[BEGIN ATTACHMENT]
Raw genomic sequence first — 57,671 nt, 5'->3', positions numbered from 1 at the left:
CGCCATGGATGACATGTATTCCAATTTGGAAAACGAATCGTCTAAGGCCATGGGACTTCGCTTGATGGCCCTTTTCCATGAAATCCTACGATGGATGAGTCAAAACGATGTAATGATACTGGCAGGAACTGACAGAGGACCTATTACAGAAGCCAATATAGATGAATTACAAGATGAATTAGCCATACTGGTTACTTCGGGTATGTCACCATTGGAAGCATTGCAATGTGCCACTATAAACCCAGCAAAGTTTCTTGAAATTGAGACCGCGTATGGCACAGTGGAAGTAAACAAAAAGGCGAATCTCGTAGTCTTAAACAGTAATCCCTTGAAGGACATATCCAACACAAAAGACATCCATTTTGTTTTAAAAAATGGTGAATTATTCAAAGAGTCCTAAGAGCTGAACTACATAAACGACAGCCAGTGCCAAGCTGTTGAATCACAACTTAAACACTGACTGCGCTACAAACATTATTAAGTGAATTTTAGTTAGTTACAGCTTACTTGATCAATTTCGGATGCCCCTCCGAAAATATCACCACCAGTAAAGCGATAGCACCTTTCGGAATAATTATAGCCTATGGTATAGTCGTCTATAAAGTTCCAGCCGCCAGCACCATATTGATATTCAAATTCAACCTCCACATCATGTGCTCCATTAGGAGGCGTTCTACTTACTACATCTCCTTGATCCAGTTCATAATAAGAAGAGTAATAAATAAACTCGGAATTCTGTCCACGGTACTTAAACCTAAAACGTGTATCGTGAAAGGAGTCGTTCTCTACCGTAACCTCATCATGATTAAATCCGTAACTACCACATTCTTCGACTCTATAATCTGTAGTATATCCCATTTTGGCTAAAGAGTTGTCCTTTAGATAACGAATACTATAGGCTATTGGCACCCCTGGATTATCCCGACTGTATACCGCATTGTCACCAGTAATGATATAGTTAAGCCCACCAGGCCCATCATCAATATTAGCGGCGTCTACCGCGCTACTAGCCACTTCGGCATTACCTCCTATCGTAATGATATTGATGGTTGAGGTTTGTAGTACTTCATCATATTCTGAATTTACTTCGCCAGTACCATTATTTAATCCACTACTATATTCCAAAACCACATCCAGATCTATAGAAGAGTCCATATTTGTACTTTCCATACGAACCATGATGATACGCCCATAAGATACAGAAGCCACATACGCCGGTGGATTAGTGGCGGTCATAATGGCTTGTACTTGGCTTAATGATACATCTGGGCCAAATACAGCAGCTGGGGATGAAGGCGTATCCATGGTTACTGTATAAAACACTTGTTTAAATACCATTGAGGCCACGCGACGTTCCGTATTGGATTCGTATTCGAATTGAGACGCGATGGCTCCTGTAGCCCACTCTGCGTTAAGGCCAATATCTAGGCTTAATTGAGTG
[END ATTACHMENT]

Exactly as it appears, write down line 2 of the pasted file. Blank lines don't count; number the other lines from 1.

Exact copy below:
CGCCATGGATGACATGTATTCCAATTTGGAAAACGAATCGTCTAAGGCCATGGGACTTCGCTTGATGGCCCTTTTCCATGAAATCCTACGATGGATGAGTCAAAACGATGTAATGATACTGGCAGGAACTGACAGAGGACCTATTACAGAAGCCAATATAGATGAATTACAAGATGAATTAGCCATACTGGTTACTTCGGGTATGTCACCATTGGAAGCATTGCAATGTGCCACTATAAACCCAGCAAAGTTTCTTGAAATTGAGACCGCGTATGGCACAGTGGAAGTAAACAAAAAGGCGAATCTCGTAGTCTTAAACAGTAATCCCTTGAAGGACATATCCAACACAAAAGACATCCATTTTGTTTTAAAAAATGGTGAATTATTCAAAGAGTCCTAAGAGCTGAACTACATAAACGACAGCCAGTGCCAAGCTGTTGAATCACAACTTAAACACTGACTGCGCTACAAACATTATTAAGTGAATTTTAGTTAGTTACAGCTTACTTGATCAATTTCGGATGCCCCTCCGAAAATATCACCACCAGTAAAGCGATAGCACCTTTCGGAATAATTATAGCCTATGGTATAGTCGTCTATAAAGTTCCAGCCGCCAGCACCATATTGATATTCAAATTCAACCTCCACATCATGTGCTCCATTAGGAGGCGTTCTACTTACTACATCTCCTTGATCCAGTTCATAATAAGAAGAGTAATAAATAAACTCGGAATTCTGTCCACGGTACTTAAACCTAAAACGTGTATCGTGAAAGGAGTCGTTCTCTACCGTAACCTCATCATGATTAAATCCGTAACTACCACATTCTTCGACTCTATAATCTGTAGTATATCCCATTTTGGCTAAAGAGTTGTCCTTTAGATAACGAATACTATAGGCTATTGGCACCCCTGGATTATCCCGACTGTATACCGCATTGTCACCAGTAATGATATAGTTAAGCCCACCAGGCCCATCATCAATATTAGCGGCGTCTACCGCGCTACTAGCCACTTCGGCATTACCTCCTATCGTAATGATATTGATGGTTGAGGTTTGTAGTACTTCATCATATTCTGAATTTACTTCGCCAGTACCATTATTTAATCCACTACTATATTCCAAAACCACATCCAGATCTATAGAAGAGTCCATATTTGTACTTTCCATACGAACCATGATGATACGCCCATAAGATACAGAAGCCACATACGCCGGTGGATTAGTGGCGGTCATAATGGCTTGTACTTGGCTTAATGATACATCTGGGCCAAATACAGCAGCTGGGGATGAAGGCGTATCCATGGTTACTGTATAAAACACTTGTTTAAATACCATTGAGGCCACGCGACGTTCCGTATTGGATTCGTATTCGAATTGAGACGCGATGGCTCCTGTAGCCCACTCTGCGTTAAGGCCAATATCTAGGCTTAATTGAGTG